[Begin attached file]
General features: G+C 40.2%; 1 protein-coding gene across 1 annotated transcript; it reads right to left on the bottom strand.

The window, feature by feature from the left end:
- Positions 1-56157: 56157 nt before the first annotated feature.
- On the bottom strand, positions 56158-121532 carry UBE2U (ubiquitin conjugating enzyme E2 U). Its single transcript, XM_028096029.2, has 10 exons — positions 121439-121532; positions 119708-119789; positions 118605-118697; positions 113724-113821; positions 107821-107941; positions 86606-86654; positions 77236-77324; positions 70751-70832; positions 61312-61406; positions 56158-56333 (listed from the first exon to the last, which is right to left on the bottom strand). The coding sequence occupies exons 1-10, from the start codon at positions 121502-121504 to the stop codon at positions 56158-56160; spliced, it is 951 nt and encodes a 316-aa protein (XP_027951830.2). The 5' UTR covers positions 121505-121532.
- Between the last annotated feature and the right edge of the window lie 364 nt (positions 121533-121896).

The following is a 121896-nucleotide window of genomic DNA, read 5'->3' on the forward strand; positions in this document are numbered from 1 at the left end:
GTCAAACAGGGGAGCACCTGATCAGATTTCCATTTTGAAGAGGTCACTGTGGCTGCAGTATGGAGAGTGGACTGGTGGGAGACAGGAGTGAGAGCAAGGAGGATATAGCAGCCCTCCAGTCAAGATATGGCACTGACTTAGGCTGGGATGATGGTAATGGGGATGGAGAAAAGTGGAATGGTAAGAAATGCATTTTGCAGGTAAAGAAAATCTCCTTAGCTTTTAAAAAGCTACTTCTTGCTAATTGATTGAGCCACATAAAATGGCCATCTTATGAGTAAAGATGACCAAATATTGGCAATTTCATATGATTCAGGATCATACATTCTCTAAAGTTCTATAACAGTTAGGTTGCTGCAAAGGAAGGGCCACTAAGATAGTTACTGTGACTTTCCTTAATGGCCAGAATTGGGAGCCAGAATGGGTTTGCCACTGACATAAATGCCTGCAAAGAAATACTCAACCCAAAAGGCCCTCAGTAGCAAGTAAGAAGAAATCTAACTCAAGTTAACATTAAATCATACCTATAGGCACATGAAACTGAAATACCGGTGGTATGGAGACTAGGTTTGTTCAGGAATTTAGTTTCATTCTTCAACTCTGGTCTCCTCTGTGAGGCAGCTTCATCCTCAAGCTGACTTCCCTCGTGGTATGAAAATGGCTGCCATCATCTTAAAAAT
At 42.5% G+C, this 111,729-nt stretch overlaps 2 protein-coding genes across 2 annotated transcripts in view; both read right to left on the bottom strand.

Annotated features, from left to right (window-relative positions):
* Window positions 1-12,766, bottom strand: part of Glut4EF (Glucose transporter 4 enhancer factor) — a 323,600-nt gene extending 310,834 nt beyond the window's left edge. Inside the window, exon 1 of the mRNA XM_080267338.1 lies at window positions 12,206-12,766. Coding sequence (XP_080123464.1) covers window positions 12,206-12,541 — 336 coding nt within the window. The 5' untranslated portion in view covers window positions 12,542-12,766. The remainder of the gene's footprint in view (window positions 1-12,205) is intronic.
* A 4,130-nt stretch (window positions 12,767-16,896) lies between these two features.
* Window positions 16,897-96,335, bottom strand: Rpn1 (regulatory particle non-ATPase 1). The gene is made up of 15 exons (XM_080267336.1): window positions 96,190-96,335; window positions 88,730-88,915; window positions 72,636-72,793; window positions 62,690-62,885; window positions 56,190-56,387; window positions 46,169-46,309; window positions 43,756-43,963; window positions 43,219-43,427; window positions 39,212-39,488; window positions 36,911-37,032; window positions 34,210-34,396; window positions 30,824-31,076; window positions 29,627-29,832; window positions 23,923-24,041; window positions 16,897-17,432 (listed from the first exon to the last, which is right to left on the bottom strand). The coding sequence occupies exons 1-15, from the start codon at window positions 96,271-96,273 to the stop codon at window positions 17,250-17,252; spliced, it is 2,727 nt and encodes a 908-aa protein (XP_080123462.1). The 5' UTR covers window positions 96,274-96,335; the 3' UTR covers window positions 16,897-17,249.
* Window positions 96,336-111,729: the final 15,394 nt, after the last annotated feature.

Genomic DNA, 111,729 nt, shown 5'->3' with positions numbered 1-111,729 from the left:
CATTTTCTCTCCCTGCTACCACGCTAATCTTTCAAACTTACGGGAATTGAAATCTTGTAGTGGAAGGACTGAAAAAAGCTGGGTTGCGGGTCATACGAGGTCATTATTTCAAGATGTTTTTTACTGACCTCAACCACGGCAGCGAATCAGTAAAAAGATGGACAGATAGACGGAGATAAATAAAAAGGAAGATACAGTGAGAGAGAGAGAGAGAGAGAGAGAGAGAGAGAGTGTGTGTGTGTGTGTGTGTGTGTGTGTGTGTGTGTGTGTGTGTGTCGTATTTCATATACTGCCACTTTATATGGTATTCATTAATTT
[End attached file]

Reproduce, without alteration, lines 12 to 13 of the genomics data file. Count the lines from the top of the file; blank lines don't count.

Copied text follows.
* Window positions 16,897-96,335, bottom strand: Rpn1 (regulatory particle non-ATPase 1). The gene is made up of 15 exons (XM_080267336.1): window positions 96,190-96,335; window positions 88,730-88,915; window positions 72,636-72,793; window positions 62,690-62,885; window positions 56,190-56,387; window positions 46,169-46,309; window positions 43,756-43,963; window positions 43,219-43,427; window positions 39,212-39,488; window positions 36,911-37,032; window positions 34,210-34,396; window positions 30,824-31,076; window positions 29,627-29,832; window positions 23,923-24,041; window positions 16,897-17,432 (listed from the first exon to the last, which is right to left on the bottom strand). The coding sequence occupies exons 1-15, from the start codon at window positions 96,271-96,273 to the stop codon at window positions 17,250-17,252; spliced, it is 2,727 nt and encodes a 908-aa protein (XP_080123462.1). The 5' UTR covers window positions 96,274-96,335; the 3' UTR covers window positions 16,897-17,249.
* Window positions 96,336-111,729: the final 15,394 nt, after the last annotated feature.